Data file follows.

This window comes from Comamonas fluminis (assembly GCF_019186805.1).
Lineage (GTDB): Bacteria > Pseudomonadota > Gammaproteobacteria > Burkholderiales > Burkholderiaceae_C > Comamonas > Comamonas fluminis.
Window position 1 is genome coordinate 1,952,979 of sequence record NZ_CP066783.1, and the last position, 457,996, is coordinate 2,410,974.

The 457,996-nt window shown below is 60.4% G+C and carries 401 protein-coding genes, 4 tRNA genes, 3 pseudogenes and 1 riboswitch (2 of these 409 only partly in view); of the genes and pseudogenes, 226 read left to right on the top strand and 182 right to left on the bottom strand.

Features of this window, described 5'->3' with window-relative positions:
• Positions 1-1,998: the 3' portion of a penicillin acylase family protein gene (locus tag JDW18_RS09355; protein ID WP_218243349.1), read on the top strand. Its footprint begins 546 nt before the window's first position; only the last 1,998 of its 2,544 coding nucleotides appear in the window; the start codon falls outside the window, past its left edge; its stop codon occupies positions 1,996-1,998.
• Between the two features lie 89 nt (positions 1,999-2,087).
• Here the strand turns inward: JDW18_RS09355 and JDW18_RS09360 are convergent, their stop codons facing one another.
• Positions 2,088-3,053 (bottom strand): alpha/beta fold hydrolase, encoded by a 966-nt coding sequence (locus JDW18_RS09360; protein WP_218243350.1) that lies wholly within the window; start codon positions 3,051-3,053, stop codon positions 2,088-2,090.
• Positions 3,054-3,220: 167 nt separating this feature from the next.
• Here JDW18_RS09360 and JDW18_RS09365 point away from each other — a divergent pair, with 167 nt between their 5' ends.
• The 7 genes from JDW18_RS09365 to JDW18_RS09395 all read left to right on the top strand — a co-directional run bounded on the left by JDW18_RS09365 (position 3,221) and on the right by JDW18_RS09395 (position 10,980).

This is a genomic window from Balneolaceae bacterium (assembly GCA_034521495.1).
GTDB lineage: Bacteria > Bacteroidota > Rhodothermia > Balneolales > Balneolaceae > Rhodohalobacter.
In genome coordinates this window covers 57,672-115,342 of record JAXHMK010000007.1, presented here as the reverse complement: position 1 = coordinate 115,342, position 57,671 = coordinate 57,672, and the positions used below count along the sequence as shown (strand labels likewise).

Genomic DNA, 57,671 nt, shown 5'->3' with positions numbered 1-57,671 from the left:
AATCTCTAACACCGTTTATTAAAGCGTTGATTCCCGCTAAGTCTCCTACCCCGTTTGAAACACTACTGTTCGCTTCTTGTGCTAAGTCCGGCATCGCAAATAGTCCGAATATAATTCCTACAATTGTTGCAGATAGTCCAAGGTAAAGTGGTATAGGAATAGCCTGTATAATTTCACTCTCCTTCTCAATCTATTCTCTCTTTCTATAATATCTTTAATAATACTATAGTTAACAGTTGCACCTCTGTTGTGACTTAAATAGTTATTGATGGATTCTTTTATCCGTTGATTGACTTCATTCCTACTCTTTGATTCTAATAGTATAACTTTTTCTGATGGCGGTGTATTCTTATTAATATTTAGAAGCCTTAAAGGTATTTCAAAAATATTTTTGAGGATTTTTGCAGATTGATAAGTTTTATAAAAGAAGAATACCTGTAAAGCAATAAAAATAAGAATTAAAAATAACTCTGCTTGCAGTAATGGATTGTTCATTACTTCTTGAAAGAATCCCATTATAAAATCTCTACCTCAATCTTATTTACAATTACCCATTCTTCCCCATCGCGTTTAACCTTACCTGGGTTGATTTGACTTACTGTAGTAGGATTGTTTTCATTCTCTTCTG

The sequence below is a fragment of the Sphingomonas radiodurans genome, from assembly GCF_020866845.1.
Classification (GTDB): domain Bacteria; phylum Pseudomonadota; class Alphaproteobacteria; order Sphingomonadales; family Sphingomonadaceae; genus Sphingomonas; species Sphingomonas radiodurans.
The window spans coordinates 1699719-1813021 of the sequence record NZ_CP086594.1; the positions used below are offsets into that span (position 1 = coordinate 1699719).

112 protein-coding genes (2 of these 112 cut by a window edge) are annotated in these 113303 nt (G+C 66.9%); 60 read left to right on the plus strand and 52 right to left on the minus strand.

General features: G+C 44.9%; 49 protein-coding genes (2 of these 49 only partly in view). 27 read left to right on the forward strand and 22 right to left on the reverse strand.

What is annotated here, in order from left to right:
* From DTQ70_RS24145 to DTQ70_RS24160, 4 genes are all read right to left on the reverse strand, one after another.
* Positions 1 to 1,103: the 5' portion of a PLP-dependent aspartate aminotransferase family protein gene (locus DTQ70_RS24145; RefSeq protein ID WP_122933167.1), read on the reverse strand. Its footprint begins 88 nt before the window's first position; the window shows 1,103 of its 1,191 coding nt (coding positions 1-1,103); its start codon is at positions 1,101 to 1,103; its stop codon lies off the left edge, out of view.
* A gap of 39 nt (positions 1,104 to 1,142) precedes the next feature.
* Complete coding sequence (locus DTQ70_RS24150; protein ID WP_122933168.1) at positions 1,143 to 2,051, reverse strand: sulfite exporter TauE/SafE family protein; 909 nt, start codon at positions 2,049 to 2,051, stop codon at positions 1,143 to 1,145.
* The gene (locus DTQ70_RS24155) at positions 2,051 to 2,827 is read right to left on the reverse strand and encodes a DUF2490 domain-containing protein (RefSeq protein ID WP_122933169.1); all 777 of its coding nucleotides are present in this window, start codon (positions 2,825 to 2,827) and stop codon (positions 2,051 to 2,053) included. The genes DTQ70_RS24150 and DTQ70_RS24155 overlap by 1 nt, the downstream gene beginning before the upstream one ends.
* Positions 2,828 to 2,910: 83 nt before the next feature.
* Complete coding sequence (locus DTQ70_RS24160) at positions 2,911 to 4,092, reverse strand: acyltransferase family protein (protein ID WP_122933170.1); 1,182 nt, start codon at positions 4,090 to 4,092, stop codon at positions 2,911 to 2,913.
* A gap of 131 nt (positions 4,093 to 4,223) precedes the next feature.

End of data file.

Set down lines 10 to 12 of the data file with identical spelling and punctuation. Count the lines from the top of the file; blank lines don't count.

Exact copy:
• Positions 3,054-3,220: 167 nt separating this feature from the next.
• Here JDW18_RS09360 and JDW18_RS09365 point away from each other — a divergent pair, with 167 nt between their 5' ends.
• The 7 genes from JDW18_RS09365 to JDW18_RS09395 all read left to right on the top strand — a co-directional run bounded on the left by JDW18_RS09365 (position 3,221) and on the right by JDW18_RS09395 (position 10,980).